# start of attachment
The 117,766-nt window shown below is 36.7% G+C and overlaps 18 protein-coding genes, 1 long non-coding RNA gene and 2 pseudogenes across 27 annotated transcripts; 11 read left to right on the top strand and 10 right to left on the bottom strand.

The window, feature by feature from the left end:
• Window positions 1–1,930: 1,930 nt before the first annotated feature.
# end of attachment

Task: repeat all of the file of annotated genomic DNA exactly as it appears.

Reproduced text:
The 117,766-nt window shown below is 36.7% G+C and overlaps 18 protein-coding genes, 1 long non-coding RNA gene and 2 pseudogenes across 27 annotated transcripts; 11 read left to right on the top strand and 10 right to left on the bottom strand.

The window, feature by feature from the left end:
• Window positions 1–1,930: 1,930 nt before the first annotated feature.